Developer Don Knutson had his date before the Board of Architectural Review Thursday night, and has his eyes set on moving dirt on his downtown project.
King Street Station envisions multifamily, downtown living steps from the W&OD Trail, with an accompanying 4,000-square-foot commercial space—perhaps a restaurant—next to the development. The residential component of the project includes four buildings with 16 residential units in each. Buyers will have the choice of one-bedroom, two-bedroom, or a two-bedroom with a den, units. The commercial space, in which Knutson envisions a single tenant, will be for lease. Knutson changed course on the location of the commercial building from a year ago, choosing now to move it up closer to South King Street.
“It’s much more in keeping with the scale of what happens along that street,” he said. “It’s definitely a much better solution.”
Knutson received his legislative approvals from the Town Council just about a year ago with a rare unanimous vote on a residential project. During a two-hour review Thursday night, the project’s design drew largely favorable reaction from the BAR, which is expected to issue its approval as early as Nov. 20.
Under that schedule, Knutson expects to begin demolition of existing buildings on the site along Town Branch—including the Battery Warehouse and other small retail units—in February. Construction on the first buildings would begin next fall, with residents hopefully moving in by the following spring or summer.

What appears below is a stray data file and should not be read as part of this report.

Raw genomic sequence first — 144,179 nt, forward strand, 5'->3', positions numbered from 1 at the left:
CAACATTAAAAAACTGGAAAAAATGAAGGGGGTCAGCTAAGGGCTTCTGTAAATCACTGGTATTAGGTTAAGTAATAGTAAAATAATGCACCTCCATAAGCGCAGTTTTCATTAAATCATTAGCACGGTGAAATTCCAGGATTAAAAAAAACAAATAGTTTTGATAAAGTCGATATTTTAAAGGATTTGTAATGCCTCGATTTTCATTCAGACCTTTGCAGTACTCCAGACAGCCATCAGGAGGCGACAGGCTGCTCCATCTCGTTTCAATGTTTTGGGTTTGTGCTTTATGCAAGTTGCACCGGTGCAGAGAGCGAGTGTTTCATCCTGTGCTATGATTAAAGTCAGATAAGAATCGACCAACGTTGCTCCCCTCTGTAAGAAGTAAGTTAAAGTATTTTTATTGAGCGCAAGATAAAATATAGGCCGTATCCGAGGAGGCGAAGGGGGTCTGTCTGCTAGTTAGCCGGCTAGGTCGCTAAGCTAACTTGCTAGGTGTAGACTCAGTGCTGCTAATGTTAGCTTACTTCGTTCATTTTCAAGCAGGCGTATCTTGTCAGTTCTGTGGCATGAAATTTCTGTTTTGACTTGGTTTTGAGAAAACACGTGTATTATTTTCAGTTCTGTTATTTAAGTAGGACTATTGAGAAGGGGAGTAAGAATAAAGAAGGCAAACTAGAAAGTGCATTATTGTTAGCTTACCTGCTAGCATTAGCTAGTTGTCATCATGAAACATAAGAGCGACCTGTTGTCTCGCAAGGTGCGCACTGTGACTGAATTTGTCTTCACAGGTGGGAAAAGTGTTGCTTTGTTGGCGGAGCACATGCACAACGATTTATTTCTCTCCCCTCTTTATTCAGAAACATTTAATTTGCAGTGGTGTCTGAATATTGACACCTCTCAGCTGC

Along with the residential and commercial construction, a big piece of the project is the creation of a pedestrian plaza and pavilion for downtown residents, visitors, and patrons of the W&OD Trail. Improvements to Town Branch will also be undertaken, including excavation, adding stone weirs to pump water, and doing some wildflower plantings. Knutson also said a future mural alongside either side of the King Street bridge—a project being overseen by the Friends of Leesburg Public Art—will add to the aesthetic enhancement of the area.
The site has been a challenging one to navigate from day one, as it sits in the town’s floodplain. But the exercise has been well worth it, Knutson said, and he believes the end result will turn heads.
“Every time you enter Leesburg my goal is for people to go ‘wow, that looks excellent’,” he said.